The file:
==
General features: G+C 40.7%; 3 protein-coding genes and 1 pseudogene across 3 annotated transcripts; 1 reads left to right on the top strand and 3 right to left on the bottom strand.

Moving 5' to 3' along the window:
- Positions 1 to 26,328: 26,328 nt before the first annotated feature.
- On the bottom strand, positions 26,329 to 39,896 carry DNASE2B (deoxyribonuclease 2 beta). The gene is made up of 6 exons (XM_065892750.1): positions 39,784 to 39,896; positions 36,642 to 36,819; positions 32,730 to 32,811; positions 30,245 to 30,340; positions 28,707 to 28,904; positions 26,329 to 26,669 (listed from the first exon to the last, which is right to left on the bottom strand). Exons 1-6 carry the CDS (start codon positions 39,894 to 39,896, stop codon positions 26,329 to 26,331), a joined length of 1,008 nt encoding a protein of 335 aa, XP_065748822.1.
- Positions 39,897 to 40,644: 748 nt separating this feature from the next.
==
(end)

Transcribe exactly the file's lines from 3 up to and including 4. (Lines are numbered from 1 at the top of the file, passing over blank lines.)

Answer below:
- Positions 1 to 26,328: 26,328 nt before the first annotated feature.
- On the bottom strand, positions 26,329 to 39,896 carry DNASE2B (deoxyribonuclease 2 beta). The gene is made up of 6 exons (XM_065892750.1): positions 39,784 to 39,896; positions 36,642 to 36,819; positions 32,730 to 32,811; positions 30,245 to 30,340; positions 28,707 to 28,904; positions 26,329 to 26,669 (listed from the first exon to the last, which is right to left on the bottom strand). Exons 1-6 carry the CDS (start codon positions 39,894 to 39,896, stop codon positions 26,329 to 26,331), a joined length of 1,008 nt encoding a protein of 335 aa, XP_065748822.1.